Dr. Waitt and I worked together at the same institution and we met when, on her first day on the job, she jumped in to help with the anesthesia OSCE. She is also a WSU grad and a terrific person with whom to work. She has insight into the equine veterinary world which I don’t have which she shares during this episode.
I spent a tremendous amount of time preparing for my interview for a department chair position. My talk was about the psychology of motivation, as I believe that is a core principle to understand when leading people. I focused on Self-Determination Theory, which states that people are internally motivated by autonomy, competence, and relatedness with others. When discussing the competence domain, I wanted to try and express a concept I had been living my whole life, manifested most obviously in my martial arts training.
When you begin training in martial arts, regardless of your age or athleticism, you begin as a white belt. No matter what talents you bring to martial arts, you start at the beginning because you don’t know about about this specific skill. As you learn, you progress through clearly delineated ranks. Do this skill correctly, then earn this rank. It makes skill progression visible and tangible.
I have been training in martial arts since I was 12, so this process was largely invisible to me- it was just a way of life. OBVIOUSLY, if you practice more, you get better at the skill. That is what a growth mindset gets you. But, to get really good, you need to not only train. You need to identify what you need to improve, work on improving it, then evaluate your performance and improvement. This can be conceptualized in the plan-do-act-check cycle, which is a component of Kaizen.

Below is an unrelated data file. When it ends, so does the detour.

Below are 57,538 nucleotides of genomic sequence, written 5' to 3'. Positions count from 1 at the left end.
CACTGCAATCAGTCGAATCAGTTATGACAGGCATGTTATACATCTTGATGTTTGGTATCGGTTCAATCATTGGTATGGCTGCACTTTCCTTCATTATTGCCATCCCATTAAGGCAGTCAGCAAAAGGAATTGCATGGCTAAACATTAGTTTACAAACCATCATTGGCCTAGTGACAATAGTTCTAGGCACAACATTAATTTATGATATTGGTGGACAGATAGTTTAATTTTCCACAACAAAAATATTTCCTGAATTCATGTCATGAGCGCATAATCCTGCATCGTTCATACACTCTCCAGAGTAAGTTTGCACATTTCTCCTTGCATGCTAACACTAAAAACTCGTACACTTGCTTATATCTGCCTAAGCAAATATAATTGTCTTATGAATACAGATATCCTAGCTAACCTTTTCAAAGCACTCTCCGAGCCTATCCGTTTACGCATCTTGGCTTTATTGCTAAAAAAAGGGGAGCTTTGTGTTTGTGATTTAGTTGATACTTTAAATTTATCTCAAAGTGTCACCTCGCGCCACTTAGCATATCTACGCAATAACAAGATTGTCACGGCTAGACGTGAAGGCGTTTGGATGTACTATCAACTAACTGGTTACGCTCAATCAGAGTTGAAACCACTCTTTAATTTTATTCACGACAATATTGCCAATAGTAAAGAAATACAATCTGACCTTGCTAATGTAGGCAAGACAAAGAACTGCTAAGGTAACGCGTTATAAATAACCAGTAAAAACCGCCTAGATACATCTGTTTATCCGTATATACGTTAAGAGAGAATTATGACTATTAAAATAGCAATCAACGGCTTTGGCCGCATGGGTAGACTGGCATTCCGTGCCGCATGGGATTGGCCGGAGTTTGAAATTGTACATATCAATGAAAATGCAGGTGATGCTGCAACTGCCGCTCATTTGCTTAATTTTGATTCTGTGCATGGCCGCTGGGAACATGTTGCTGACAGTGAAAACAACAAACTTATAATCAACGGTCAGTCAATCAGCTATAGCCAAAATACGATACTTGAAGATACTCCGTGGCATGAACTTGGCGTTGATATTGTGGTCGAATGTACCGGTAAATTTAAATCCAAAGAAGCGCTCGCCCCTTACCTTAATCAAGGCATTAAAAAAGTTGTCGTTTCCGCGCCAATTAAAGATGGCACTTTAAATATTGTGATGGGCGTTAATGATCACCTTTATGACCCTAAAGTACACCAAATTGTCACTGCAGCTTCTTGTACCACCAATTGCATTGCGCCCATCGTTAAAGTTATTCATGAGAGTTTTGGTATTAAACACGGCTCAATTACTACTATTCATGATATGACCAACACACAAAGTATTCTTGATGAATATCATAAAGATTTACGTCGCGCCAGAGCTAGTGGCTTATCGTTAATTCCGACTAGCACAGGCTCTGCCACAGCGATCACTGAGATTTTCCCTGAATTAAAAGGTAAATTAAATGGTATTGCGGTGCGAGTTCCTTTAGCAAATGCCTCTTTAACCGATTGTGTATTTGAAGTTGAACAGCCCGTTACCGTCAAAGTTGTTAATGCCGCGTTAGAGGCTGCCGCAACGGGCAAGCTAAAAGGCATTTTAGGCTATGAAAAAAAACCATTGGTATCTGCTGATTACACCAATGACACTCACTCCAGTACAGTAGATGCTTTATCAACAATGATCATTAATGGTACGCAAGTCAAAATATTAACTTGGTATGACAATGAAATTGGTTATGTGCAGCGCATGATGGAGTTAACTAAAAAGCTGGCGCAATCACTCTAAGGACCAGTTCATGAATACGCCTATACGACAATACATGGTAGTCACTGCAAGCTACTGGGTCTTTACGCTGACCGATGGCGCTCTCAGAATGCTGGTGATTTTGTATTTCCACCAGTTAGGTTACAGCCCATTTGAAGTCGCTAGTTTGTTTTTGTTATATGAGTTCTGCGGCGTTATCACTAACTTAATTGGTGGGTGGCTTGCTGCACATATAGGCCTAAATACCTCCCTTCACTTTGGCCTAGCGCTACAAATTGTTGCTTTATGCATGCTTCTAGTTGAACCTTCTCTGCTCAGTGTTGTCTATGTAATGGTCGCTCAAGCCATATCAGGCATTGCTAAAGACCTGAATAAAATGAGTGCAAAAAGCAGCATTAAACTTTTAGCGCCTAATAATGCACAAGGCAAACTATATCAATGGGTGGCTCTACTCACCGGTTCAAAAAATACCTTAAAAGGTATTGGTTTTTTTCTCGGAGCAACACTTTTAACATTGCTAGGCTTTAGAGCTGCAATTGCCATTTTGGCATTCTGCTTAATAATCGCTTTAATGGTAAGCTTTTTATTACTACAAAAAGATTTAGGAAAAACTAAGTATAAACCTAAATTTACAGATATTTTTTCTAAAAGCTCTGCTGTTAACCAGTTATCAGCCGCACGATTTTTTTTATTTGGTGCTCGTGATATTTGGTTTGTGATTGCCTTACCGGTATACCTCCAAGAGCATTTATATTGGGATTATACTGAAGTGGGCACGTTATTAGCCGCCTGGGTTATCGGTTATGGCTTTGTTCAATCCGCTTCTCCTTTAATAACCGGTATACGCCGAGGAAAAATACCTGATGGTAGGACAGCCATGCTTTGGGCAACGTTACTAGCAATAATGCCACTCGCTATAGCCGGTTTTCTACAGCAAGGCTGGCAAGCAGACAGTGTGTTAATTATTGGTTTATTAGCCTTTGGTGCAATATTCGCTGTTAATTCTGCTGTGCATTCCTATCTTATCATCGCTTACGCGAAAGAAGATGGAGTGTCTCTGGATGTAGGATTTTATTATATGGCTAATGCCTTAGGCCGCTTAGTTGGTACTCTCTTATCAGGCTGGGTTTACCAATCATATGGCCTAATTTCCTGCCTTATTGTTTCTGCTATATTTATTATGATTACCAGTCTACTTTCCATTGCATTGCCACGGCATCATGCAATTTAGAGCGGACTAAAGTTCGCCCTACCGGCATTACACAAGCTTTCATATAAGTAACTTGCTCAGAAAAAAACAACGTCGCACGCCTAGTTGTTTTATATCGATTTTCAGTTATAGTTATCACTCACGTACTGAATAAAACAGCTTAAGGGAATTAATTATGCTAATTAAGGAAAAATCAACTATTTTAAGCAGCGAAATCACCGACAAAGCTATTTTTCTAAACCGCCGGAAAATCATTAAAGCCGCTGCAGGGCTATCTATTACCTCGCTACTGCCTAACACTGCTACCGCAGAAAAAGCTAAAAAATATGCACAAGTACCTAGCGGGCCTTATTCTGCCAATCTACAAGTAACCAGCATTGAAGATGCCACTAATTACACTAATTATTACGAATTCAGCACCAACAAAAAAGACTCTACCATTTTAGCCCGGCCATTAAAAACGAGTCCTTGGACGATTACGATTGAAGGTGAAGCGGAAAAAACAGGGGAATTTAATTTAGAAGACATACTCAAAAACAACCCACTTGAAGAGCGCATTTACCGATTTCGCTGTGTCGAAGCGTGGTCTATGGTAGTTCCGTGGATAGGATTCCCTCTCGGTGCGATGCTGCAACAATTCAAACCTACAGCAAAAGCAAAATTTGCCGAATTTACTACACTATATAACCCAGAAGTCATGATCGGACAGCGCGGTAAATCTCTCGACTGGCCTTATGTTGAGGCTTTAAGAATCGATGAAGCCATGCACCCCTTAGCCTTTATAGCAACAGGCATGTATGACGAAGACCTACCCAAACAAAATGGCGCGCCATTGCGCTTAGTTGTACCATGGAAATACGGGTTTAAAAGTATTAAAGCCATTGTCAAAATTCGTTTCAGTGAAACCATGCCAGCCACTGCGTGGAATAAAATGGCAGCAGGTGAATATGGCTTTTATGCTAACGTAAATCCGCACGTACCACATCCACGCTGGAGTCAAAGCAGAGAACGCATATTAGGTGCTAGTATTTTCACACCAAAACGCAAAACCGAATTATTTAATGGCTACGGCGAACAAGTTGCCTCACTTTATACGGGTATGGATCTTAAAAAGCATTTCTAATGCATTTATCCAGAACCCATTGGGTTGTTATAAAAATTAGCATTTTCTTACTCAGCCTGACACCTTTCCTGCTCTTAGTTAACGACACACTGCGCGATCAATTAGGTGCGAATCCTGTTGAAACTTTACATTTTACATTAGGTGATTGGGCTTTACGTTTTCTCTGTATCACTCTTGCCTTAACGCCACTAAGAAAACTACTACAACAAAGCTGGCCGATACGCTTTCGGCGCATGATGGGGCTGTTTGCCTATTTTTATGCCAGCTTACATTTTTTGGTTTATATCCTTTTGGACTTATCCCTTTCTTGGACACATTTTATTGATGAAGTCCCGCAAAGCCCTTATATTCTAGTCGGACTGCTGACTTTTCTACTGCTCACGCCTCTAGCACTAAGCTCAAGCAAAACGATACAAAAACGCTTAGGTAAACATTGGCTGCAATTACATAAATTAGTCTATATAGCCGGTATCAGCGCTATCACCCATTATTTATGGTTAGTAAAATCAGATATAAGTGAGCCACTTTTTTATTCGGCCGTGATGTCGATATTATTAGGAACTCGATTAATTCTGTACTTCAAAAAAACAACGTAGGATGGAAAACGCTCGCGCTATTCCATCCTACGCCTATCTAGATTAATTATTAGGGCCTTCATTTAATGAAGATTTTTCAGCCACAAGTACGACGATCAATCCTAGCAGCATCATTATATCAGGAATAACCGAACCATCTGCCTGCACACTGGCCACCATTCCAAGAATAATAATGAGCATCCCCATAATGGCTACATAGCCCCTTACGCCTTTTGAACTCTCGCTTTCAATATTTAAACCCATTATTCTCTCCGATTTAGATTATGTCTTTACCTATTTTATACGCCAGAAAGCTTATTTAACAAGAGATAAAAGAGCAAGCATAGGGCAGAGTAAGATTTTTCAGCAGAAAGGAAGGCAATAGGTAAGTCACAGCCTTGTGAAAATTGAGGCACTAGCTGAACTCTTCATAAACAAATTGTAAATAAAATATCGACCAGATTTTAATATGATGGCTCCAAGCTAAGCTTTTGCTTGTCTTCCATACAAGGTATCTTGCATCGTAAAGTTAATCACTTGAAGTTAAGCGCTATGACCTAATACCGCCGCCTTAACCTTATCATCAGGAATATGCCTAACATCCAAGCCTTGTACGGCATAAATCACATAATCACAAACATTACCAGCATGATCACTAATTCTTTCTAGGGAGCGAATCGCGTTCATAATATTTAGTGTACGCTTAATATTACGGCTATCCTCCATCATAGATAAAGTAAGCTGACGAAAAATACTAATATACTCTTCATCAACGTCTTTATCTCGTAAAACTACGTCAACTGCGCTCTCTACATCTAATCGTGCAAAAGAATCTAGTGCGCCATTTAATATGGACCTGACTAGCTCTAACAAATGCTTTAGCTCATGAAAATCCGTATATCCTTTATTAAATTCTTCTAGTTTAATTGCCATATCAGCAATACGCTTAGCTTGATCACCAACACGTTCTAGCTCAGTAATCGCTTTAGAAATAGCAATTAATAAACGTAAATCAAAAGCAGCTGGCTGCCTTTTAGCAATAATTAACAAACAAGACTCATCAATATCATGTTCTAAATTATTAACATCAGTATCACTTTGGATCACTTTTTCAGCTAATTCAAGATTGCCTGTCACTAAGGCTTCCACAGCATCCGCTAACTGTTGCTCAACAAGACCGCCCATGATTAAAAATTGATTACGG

Kaizen means “good improvement” and describes a cycle of continuous improvement. The Toyota Corporation was an early adopter of Kaizen, and the principle became more widespread and accepted in the past few decades. Although originally used in industrial processes, the principle can be applied to any human pursuit. Applying Kaizen speaks to the competence domain of Self-Determination: you get better at something, which increases your competence, which makes you want to do it more.
What can you do to continue to improve in life? Here are some suggestions:
1) Learn a skill. “I’m already learning a skill, Vetducator- how to be a vet! (or a better vet)” Yes, but you can learn other skills, too. I prefer movement-related ones like dancing and martial arts, but maybe you like learning coding, or home repair/maintenance, or cat training. This is valuable because you never know when learning something new will help you in another area, it keeps your mind sharp, and it keeps you in the HABIT of learning new things. Find something FUN to learn.
2) Read a book. “I am reading so many books already for school, Vetducator!” Yes, but you need to develop non-veterinary skills and knowledge, too. I prefer non-fiction books for this development, but fiction books can expand your vocabulary and provide other improvements. I have been on a recent kick reading books about teaching, so I get to expand my knowledge of teaching.
3) Practice social skills. If you’re already an adroit, socially-competent person, you can skip this. For the other 99% of us, you can ALWAYS practice interacting better with other humans. And I don’t mean acting more extroverted, bouncy, and outgoing. Maybe your focus is you need to listen more, maybe you need to think about treating people with more respect, maybe you want to smile more. I think everyone can improve on this.
4) Diet and exercise. This is a common trope today, but it is nonetheless useful. Don’t know how to cook a vegetarian meal? Practice. Not good at making bread? Practice. Can only do one pull up? Practice. Keep getting better, even if it is incremental.
This principle applies to being a better student/intern/resident/faculty member because you want to be the best one of those you can be. The ‘best’ will look different depending on the individual, but the principle is to be constantly improving. You don’t need to push yourself every single day (unless you enjoy that!). But you should always be looking at how you can improve. Don’t just tread water. If you want to be successful, if you want to be a +1, you need continuous improvement.